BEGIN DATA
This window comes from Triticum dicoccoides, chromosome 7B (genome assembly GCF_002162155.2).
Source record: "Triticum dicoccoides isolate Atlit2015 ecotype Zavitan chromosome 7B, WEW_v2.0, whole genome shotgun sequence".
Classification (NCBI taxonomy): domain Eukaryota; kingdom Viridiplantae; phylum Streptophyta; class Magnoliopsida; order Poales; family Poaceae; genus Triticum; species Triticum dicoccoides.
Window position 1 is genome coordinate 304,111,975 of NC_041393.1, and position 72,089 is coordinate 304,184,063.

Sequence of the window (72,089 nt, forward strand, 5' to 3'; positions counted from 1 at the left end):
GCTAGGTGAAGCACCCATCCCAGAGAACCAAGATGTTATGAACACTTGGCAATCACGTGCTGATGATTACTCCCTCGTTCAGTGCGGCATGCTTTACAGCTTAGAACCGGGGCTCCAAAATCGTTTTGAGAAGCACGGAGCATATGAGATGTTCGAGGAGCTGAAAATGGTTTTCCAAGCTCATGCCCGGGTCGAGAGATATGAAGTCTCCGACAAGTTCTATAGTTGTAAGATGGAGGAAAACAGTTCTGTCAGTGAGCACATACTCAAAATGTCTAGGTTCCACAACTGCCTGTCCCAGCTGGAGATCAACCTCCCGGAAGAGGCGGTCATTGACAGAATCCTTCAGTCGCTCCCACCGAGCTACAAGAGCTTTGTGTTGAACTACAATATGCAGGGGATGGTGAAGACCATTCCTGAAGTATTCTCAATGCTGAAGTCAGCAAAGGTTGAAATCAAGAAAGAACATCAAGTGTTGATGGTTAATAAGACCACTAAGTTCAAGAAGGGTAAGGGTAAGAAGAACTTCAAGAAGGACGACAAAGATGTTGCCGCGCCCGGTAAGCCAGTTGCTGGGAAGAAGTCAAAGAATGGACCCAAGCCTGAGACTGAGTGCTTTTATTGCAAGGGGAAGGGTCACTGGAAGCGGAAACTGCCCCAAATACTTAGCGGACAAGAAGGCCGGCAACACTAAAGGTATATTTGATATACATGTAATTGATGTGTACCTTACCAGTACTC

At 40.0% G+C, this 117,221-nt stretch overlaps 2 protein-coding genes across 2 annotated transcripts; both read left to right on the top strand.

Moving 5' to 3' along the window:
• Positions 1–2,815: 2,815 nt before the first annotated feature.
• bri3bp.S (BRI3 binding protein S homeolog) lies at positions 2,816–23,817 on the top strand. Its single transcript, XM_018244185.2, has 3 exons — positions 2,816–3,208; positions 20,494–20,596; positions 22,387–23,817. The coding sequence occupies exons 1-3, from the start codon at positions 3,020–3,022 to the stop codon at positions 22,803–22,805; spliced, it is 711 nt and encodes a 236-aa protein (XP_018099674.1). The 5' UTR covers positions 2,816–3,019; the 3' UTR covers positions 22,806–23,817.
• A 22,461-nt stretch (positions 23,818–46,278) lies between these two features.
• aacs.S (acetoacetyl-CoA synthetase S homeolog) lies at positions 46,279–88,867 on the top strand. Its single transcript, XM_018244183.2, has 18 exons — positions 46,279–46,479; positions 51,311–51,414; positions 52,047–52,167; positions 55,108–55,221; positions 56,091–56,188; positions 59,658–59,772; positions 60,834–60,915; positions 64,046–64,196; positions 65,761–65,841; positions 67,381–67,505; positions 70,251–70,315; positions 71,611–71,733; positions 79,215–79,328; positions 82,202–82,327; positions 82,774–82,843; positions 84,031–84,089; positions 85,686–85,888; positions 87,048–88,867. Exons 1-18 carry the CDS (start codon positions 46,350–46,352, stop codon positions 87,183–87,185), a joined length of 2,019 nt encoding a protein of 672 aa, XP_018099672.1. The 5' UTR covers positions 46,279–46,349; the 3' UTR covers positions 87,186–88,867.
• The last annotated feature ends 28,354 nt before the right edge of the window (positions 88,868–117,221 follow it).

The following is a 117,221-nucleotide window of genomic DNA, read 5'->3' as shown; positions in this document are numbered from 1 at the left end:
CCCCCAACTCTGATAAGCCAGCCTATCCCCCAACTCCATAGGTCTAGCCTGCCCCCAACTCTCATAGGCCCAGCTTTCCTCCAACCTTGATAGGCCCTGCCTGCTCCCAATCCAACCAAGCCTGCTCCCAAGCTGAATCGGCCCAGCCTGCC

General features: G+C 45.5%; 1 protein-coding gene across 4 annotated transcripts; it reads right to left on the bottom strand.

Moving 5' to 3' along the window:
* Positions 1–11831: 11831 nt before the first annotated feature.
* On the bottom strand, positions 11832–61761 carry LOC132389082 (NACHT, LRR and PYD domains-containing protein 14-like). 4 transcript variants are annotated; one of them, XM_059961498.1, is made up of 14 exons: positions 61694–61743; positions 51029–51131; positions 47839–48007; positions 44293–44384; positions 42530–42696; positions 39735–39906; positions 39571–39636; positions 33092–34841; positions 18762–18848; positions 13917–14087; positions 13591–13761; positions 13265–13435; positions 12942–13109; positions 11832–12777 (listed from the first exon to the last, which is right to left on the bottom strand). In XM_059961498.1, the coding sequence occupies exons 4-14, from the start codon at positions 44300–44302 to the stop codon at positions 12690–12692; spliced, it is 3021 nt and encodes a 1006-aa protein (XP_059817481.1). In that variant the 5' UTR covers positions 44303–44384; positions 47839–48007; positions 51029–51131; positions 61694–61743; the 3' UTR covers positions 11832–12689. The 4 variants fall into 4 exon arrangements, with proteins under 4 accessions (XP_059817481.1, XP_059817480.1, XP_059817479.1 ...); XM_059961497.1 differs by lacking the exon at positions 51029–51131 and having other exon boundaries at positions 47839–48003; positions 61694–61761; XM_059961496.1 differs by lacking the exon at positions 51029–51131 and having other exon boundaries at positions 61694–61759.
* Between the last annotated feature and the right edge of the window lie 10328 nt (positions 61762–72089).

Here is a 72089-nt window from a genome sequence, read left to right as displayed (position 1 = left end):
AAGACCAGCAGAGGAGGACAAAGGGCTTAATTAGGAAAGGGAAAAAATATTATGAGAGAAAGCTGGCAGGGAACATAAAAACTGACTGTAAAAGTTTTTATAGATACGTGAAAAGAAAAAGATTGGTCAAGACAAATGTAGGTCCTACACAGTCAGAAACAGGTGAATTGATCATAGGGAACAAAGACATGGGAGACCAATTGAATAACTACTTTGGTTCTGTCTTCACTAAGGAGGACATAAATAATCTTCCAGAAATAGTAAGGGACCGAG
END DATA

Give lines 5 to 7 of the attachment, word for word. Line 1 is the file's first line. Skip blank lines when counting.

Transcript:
Sequence of the window (72,089 nt, forward strand, 5' to 3'; positions counted from 1 at the left end):
GCTAGGTGAAGCACCCATCCCAGAGAACCAAGATGTTATGAACACTTGGCAATCACGTGCTGATGATTACTCCCTCGTTCAGTGCGGCATGCTTTACAGCTTAGAACCGGGGCTCCAAAATCGTTTTGAGAAGCACGGAGCATATGAGATGTTCGAGGAGCTGAAAATGGTTTTCCAAGCTCATGCCCGGGTCGAGAGATATGAAGTCTCCGACAAGTTCTATAGTTGTAAGATGGAGGAAAACAGTTCTGTCAGTGAGCACATACTCAAAATGTCTAGGTTCCACAACTGCCTGTCCCAGCTGGAGATCAACCTCCCGGAAGAGGCGGTCATTGACAGAATCCTTCAGTCGCTCCCACCGAGCTACAAGAGCTTTGTGTTGAACTACAATATGCAGGGGATGGTGAAGACCATTCCTGAAGTATTCTCAATGCTGAAGTCAGCAAAGGTTGAAATCAAGAAAGAACATCAAGTGTTGATGGTTAATAAGACCACTAAGTTCAAGAAGGGTAAGGGTAAGAAGAACTTCAAGAAGGACGACAAAGATGTTGCCGCGCCCGGTAAGCCAGTTGCTGGGAAGAAGTCAAAGAATGGACCCAAGCCTGAGACTGAGTGCTTTTATTGCAAGGGGAAGGGTCACTGGAAGCGGAAACTGCCCCAAATACTTAGCGGACAAGAAGGCCGGCAACACTAAAGGTATATTTGATATACATGTAATTGATGTGTACCTTACCAGTACTC

At 40.0% G+C, this 117,221-nt stretch overlaps 2 protein-coding genes across 2 annotated transcripts; both read left to right on the top strand.